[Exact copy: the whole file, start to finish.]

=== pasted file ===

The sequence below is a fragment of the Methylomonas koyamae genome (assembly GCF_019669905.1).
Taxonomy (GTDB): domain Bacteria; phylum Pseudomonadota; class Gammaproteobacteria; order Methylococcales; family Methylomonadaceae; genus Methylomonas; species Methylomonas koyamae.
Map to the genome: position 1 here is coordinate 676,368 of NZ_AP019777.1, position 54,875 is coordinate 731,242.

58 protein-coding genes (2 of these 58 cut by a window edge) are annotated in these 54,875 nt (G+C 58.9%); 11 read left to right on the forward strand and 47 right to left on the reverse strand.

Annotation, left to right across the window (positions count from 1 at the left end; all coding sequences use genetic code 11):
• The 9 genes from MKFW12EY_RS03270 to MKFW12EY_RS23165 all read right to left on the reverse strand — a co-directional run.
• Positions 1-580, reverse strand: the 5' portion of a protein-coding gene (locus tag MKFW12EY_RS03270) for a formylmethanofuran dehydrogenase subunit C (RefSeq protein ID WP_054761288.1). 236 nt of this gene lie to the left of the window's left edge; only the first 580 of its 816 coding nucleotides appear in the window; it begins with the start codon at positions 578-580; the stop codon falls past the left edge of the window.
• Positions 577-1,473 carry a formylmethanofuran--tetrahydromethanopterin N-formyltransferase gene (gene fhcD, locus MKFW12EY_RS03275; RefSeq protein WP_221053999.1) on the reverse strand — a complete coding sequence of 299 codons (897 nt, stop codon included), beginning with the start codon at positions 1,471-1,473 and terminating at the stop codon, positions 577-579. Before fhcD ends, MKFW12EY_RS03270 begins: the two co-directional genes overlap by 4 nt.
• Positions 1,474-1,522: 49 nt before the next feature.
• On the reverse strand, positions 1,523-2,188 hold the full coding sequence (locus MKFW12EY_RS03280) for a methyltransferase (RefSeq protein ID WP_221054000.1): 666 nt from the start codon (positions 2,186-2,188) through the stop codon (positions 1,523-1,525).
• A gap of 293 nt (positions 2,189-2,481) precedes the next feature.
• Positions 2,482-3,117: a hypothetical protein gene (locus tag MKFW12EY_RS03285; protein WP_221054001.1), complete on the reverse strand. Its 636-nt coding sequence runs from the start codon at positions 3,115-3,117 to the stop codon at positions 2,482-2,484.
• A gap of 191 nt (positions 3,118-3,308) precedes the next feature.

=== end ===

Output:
The sequence below is a fragment of the Methylomonas koyamae genome (assembly GCF_019669905.1).
Taxonomy (GTDB): domain Bacteria; phylum Pseudomonadota; class Gammaproteobacteria; order Methylococcales; family Methylomonadaceae; genus Methylomonas; species Methylomonas koyamae.
Map to the genome: position 1 here is coordinate 676,368 of NZ_AP019777.1, position 54,875 is coordinate 731,242.

58 protein-coding genes (2 of these 58 cut by a window edge) are annotated in these 54,875 nt (G+C 58.9%); 11 read left to right on the forward strand and 47 right to left on the reverse strand.

Annotation, left to right across the window (positions count from 1 at the left end; all coding sequences use genetic code 11):
• The 9 genes from MKFW12EY_RS03270 to MKFW12EY_RS23165 all read right to left on the reverse strand — a co-directional run.
• Positions 1-580, reverse strand: the 5' portion of a protein-coding gene (locus tag MKFW12EY_RS03270) for a formylmethanofuran dehydrogenase subunit C (RefSeq protein ID WP_054761288.1). 236 nt of this gene lie to the left of the window's left edge; only the first 580 of its 816 coding nucleotides appear in the window; it begins with the start codon at positions 578-580; the stop codon falls past the left edge of the window.
• Positions 577-1,473 carry a formylmethanofuran--tetrahydromethanopterin N-formyltransferase gene (gene fhcD, locus MKFW12EY_RS03275; RefSeq protein WP_221053999.1) on the reverse strand — a complete coding sequence of 299 codons (897 nt, stop codon included), beginning with the start codon at positions 1,471-1,473 and terminating at the stop codon, positions 577-579. Before fhcD ends, MKFW12EY_RS03270 begins: the two co-directional genes overlap by 4 nt.
• Positions 1,474-1,522: 49 nt before the next feature.
• On the reverse strand, positions 1,523-2,188 hold the full coding sequence (locus MKFW12EY_RS03280) for a methyltransferase (RefSeq protein ID WP_221054000.1): 666 nt from the start codon (positions 2,186-2,188) through the stop codon (positions 1,523-1,525).
• A gap of 293 nt (positions 2,189-2,481) precedes the next feature.
• Positions 2,482-3,117: a hypothetical protein gene (locus tag MKFW12EY_RS03285; protein WP_221054001.1), complete on the reverse strand. Its 636-nt coding sequence runs from the start codon at positions 3,115-3,117 to the stop codon at positions 2,482-2,484.
• A gap of 191 nt (positions 3,118-3,308) precedes the next feature.